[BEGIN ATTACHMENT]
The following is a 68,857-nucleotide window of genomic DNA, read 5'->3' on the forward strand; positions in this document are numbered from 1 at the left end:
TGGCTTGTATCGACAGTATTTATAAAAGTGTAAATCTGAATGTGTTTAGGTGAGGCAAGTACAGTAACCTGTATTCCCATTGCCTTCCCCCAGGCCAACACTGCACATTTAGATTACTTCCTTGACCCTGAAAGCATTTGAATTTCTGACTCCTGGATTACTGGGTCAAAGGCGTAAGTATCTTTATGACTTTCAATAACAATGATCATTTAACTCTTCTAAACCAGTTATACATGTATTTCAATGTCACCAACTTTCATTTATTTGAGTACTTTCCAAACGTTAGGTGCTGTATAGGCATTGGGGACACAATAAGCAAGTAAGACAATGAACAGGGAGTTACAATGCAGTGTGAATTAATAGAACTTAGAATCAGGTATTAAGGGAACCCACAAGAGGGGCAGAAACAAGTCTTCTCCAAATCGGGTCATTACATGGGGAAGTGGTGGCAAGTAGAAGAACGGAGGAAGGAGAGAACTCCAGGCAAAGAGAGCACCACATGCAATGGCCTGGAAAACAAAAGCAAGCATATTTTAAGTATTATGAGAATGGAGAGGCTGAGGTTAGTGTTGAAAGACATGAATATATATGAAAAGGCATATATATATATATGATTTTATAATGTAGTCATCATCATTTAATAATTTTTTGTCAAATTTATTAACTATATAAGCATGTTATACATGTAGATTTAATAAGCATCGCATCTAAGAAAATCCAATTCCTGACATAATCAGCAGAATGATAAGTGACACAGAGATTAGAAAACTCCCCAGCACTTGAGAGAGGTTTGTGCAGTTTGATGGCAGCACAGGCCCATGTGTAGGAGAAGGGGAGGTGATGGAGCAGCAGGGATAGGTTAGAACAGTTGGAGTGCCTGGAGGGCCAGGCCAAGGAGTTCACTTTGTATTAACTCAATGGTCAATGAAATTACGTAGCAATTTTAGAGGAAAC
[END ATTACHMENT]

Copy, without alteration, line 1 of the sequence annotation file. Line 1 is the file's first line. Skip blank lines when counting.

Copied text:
The following is a 68,857-nucleotide window of genomic DNA, read 5'->3' on the forward strand; positions in this document are numbered from 1 at the left end: